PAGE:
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    Hitler was opposed to the development of any rifle. At first. He wanted small caliber arms that fired at fast rates of fire that were quick to reload. He did not realize that the STG 44 was the perfect combo of rifle and machine pistol. At first the military hid the rifle's existence by calling it a machine pistol. When interviewing troops from the Russian Front, Hitler asked the commanders what they needed to win and the reply was "More of those new rifles". The cat was out of the bag. Hitler then inspected the weapon and gave it his blessing.

    I knew all this, but I did not think it relevant to the point I was making. I was trying to be clear in my message and did not want to put in too many confusing details that were not relevant to the outcome of the story.

    MacArthur used the excuse of the availability of 30.06 ammo, but in reality, he wanted a big,long range, man-killing bullet. Just like the military has had going back to the Revolution.

    The stories of the M-16's lack of dependability came from early in the deployment of the rifle to Vietnam. The military sent it into combat with no cleaning kits, claiming the rifle was "self-cleaning". They removed the front sights from the rifle during testing so they would fail accuracy standards.They changed the powder in the cartridge to a type of powder that burned much dirtier and ordered that the chrome chambers be discontinued so that the guns would jam. They were hoping the mounting American deaths would force MacNamara to bring back the M-14, which the military brass loved. Large caliber. Wood and blue steel. Looked good on the parade ground.

    Their thinking was thousands of deaths now can prevent tens of thousands later.
     
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  7. Steelshot Scott

    Steelshot Scott Elite Refuge Member

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    When I say Hitler was opposed to any rifle, I mean from 1943 on. He had decreed that all long arm development be halted(for new weapons) and all resources be put into machine pistols. The armament industry in Germany hid the development and the manufacture of the STG 44 from Hitler by calling the STG 44 a machine pistol. Hitler wanted rapid fire weapons in the hands of his troops as quickly as possible. Germany had been looking for a replacement to the Mauser for years, the only reason it hadn't been done already was expense and logistical in nature. The bolt action rifle was obsolete before the war started. When he saw a STG in person, he was delighted. He actually coined the phrase "assault rifle" himself.

    Hitler expected a quick and decisive war. That is why he did not wait to get the Messerschmidt jet fighter to the Luftwaffe before going to war. Goering wanted another year before declaring war for that purpose.That is why he did not wait until he had automatic weapons in the hands of all his troops. He made the strategic mistake of not conquering England before attacking Russia. Had he done that, he would have likely won the war in Europe and we would have been unable to dislodge him.

    Hitler also took a different view towards pistols that the US military and even the German military at the time(and now). Military brass only issued handguns to officers and servicemen in certain billets. Pilots,tankers, drivers, and officers. The German military didn't issue their officers long guns because they wanted them directing battle, not participating in it. Hitler saw the pistol as a legitimate weapon in it's own right. That is why you see so many pictures of Germans in combat with P-38's.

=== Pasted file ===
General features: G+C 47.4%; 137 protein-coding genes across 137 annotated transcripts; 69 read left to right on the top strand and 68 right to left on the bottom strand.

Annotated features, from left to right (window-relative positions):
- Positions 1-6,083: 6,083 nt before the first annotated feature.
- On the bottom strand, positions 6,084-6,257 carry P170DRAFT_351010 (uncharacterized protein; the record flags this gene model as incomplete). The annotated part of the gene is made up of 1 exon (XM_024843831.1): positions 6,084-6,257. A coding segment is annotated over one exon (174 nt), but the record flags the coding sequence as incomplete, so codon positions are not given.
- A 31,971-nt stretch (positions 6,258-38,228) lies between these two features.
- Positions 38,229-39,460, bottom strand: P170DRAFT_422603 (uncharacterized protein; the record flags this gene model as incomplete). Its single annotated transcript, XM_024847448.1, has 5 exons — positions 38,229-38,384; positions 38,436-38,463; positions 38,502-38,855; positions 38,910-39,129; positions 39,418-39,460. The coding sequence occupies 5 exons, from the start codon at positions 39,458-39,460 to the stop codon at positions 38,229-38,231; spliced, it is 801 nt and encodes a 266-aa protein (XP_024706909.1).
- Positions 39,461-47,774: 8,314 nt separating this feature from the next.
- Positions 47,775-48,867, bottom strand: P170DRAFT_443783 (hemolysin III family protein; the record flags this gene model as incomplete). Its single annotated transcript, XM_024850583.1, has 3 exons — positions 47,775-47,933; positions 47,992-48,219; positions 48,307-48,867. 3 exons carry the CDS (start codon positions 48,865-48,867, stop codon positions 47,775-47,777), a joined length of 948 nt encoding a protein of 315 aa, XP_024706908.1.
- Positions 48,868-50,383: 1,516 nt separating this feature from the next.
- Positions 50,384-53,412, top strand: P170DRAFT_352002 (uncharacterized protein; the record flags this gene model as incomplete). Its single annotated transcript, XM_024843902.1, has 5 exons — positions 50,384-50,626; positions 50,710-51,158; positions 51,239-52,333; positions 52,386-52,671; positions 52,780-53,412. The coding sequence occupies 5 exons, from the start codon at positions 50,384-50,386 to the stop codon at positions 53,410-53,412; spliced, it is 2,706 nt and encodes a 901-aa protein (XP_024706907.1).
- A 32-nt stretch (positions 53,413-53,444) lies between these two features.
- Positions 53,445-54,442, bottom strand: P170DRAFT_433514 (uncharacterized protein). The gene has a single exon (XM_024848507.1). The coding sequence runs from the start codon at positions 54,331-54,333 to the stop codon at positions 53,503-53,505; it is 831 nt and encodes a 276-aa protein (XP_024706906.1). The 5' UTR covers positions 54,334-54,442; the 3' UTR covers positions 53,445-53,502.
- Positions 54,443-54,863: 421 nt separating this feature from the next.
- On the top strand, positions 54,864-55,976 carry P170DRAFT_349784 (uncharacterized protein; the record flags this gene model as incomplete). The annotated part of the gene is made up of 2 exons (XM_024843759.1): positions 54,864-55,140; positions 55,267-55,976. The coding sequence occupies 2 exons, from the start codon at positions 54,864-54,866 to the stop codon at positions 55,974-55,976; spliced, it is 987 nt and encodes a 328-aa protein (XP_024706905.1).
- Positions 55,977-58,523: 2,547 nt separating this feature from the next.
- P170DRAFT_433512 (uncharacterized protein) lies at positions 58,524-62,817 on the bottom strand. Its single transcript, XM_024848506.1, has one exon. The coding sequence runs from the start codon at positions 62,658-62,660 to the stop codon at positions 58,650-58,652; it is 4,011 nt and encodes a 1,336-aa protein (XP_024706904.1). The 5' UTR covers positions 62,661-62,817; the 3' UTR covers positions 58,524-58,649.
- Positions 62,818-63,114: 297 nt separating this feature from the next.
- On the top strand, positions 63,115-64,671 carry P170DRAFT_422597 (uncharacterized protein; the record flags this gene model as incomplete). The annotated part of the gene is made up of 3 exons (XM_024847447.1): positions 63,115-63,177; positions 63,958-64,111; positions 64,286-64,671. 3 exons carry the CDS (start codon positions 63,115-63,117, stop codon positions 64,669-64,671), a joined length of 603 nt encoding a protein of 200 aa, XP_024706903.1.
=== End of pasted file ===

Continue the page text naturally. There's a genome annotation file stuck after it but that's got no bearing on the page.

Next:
The American military decried the STG 44 as shoddy and ineffective. That was because they feared the concept spreading to the US military. Because men would "waste ammo". The STG was a marvelous weapon and if you look at the AK, you can see on it's face the AK is nothing but a cheap copy of the STG 44. This same line of thinking is what led to the sabotage(and that is what it was) of the M-16 when it was sent into combat.
     
    Last edited: Apr 22, 2019
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  8. TheDuckSlayer

    TheDuckSlayer Elite Refuge Member

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    Wait... who is “they?” Are you seriously suggesting American munitions were sabotaged by Americans in order to cause more American KIA’s?
     
  9. Steelshot Scott

    Steelshot Scott Elite Refuge Member

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    I am not suggesting it, I am saying it. The military was adamantly opposed the the adaptation of the M-16. When it went for testing, people from the military(and I don't know who by name, I just know it was done) removed the front sights and replaced them with pieces of welding rods so they would not meet the accuracy standards. There was a complete story on this on The History Channel about 10 years ago. The M-16 was provided with a weapons cleaning kit. They were removed from the rifles before they were shipped to Vietnam. The fact that the M-16 was designed to have a chrome bore that was removed and that the ammo was changed to a dirtier burning type is established history. I have seen articles and the same show on The History Channel covered this as well.

    It was thought a few casualties now to prevent more in the long run. An attempt to remove the rifle from service "before it did too much damage". Orchestrated failure to prevent the adaptation of the M-16. Because "a plastic gun is a piece of junk".
     
    Last edited: Apr 22, 2019
  10. Bear

    Bear Elite Refuge Member

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    They weren't looking for a wounding round they were looking for a round that produced casualties. Shots fired per hits based on the Salvo Project.

    However that said a .22LR meets the old Army capacity to produce a mortal wound out past 500 yards.

    I believe this caliber upgrade has been looked at several times before but the logistics of bringing all of NATO into a new round...training and weapon system is beyond practical.